Surgeons can now spot ‘invisible’ cancer cells in real timeAugust 25th, 2008 - 2:40 pm ICT by IANS
Washington, Aug 25 (IANS) Cancer surgeons are virtually groping in the dark in determining whether they have removed all of the diseased tissue - the key to successful surgery. But a new imaging technique developed by researchers enables surgeons to more readily see and remove cancerous tissues, minimising damage to normal tissue.”This technique is really the first time that cancer surgeons can see structures that are otherwise invisible, providing true image-guided surgery,” said project director John Frangioni, of Beth Israel Deaconess Medical Centre (BIDMC), Boston.
The system is called FLARE or Fluorescence-Assisted Resection and Exploration. Developed over the past decade, the portable system comprises a near-infrared (NIR) imaging system, a video monitor and a computer.
“The system has no moving parts, uses LEDs instead of lasers for excitation, makes no contact with the patient, and is sterile,” Frangioni added. The findings were presented Sunday at the 236th National Meeting of the American Chemical Society (ACS).
The system uses chemical dyes, NIR fluorophores, designed to target specific cancer cells when injected into patients. Exposed to NIR light, invisible to the human eye, dyes or contrast agents light up the cancer cells which are shown on a video monitor.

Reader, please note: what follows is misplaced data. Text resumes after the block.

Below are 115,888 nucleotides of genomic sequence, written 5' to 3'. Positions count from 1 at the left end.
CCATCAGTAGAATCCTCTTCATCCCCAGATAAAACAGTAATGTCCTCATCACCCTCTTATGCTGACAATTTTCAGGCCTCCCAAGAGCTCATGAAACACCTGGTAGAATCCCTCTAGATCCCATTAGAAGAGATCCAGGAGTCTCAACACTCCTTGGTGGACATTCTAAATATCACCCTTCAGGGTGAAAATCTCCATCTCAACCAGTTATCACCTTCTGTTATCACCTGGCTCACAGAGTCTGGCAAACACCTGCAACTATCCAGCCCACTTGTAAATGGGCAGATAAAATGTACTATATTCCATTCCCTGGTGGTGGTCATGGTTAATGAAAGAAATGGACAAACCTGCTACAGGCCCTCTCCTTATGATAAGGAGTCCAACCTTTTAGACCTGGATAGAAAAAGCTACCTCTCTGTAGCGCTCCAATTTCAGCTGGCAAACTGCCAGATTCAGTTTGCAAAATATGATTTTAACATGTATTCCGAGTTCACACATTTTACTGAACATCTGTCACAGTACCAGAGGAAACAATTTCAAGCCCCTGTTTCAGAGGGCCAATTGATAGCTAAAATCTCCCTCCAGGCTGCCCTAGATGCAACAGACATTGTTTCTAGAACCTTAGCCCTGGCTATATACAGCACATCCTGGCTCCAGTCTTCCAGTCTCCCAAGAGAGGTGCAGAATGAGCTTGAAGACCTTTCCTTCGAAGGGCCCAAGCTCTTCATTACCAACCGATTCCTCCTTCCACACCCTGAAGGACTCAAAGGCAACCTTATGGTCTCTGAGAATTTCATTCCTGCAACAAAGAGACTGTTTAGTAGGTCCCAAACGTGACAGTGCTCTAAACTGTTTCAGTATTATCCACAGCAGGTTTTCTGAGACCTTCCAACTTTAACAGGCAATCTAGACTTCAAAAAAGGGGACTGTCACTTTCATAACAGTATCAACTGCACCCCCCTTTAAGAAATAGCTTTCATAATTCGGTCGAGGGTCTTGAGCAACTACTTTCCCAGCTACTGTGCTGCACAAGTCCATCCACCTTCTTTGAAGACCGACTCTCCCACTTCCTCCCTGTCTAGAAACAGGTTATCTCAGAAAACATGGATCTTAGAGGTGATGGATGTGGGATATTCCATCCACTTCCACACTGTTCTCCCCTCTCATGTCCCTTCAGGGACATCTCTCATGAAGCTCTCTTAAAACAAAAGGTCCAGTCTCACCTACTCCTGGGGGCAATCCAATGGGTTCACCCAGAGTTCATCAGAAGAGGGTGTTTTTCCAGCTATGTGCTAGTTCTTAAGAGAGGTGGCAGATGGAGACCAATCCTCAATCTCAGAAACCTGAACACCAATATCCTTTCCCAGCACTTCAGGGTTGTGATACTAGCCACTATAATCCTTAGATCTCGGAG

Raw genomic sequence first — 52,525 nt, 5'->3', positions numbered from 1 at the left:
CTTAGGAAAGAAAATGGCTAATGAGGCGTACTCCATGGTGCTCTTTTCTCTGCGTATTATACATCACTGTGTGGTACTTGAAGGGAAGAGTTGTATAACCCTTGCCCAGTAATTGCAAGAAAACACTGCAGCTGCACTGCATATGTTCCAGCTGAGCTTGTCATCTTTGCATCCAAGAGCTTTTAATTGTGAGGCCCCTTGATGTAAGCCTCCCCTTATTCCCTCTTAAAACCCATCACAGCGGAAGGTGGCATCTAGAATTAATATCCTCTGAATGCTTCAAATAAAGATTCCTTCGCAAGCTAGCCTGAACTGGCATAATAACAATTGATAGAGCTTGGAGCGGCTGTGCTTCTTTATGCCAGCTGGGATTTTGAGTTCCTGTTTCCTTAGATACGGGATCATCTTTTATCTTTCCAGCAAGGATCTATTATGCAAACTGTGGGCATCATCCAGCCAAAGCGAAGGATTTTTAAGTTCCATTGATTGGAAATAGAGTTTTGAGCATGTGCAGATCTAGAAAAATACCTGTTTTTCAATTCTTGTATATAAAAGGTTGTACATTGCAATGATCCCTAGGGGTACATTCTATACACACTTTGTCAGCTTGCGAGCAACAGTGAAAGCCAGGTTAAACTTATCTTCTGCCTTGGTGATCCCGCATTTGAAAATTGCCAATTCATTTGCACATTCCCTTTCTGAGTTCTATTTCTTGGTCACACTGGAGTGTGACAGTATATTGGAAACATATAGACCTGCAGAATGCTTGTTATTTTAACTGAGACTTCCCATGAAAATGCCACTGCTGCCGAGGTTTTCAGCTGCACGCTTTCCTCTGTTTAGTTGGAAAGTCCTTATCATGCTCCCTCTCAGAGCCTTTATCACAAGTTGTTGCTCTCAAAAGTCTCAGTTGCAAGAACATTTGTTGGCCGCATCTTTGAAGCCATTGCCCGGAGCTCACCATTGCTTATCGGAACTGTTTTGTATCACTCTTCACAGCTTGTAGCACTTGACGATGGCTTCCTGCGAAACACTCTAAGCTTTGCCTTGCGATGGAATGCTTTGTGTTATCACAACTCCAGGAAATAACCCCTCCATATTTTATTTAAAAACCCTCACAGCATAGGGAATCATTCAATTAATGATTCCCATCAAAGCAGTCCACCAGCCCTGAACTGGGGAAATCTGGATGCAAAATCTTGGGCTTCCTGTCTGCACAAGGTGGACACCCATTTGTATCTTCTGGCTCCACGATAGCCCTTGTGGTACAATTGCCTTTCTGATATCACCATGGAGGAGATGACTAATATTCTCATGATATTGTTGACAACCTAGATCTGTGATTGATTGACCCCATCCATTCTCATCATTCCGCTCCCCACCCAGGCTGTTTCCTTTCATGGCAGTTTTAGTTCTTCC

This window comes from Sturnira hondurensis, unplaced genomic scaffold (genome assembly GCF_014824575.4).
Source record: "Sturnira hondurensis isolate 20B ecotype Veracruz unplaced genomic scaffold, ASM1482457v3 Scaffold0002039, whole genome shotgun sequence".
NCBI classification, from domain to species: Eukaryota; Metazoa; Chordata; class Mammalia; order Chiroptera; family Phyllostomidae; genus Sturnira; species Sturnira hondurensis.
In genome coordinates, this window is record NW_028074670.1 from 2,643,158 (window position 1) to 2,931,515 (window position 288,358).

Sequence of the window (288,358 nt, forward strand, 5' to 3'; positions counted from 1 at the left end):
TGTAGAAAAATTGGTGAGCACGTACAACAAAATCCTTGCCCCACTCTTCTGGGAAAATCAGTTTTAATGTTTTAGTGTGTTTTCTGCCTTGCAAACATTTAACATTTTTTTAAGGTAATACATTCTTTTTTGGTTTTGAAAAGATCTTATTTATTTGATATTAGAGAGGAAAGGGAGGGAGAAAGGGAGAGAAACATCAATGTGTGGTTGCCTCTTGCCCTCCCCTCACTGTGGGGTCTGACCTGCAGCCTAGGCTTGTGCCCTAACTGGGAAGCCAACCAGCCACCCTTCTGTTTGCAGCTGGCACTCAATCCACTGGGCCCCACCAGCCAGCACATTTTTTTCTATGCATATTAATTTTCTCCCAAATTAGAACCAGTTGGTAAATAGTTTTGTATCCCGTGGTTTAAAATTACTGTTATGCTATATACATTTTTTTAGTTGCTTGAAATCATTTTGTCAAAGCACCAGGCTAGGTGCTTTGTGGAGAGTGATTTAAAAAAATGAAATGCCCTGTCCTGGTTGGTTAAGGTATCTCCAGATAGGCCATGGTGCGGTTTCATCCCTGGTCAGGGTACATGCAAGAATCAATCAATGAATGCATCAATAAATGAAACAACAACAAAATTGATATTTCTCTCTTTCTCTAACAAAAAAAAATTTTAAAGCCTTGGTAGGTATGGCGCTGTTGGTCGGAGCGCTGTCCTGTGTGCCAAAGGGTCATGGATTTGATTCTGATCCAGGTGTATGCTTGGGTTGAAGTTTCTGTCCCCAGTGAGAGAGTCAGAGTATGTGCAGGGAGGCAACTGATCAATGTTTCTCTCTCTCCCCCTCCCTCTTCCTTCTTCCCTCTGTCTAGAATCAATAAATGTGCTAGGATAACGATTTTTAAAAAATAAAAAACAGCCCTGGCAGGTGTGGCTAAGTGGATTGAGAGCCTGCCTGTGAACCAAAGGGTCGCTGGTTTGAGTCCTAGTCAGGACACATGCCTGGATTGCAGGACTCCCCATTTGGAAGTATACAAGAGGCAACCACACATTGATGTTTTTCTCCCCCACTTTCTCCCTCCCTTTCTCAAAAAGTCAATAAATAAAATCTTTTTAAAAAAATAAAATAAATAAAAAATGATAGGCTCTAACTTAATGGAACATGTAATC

Images of these “glowing” cells are then superimposed over images of the normal surgical field, allowing surgeons to easily see the cancer cells even in a background crowded by blood and other anatomical structures, the researchers informed.
Frangioni compared the system to the old colour-by-number paint sets. Instead of colouring by numbers, it will provide surgeons with a means of “cutting by colour”, he said.
The computerised technique also gives physicians the power to control multiple viewing angles and different magnification levels through the use of a foot switch.
In preliminary studies, Frangioni and colleagues used the FLARE to successfully visualise organs and body fluids of mice and map the lymph nodes of pigs, all in real-time.
The first human clinical trials, slated this summer, involve mapping the lymph nodes of a small group of patients with breast cancer. Broader clinical use of the device could occur within five years, the researchers estimate.
In the future, fluorophores could be developed to highlight nerves and blood vessels in one colour while visualising cancer cells in a different colour, allowing multiple structures to be viewed easily and even simultaneously, he said.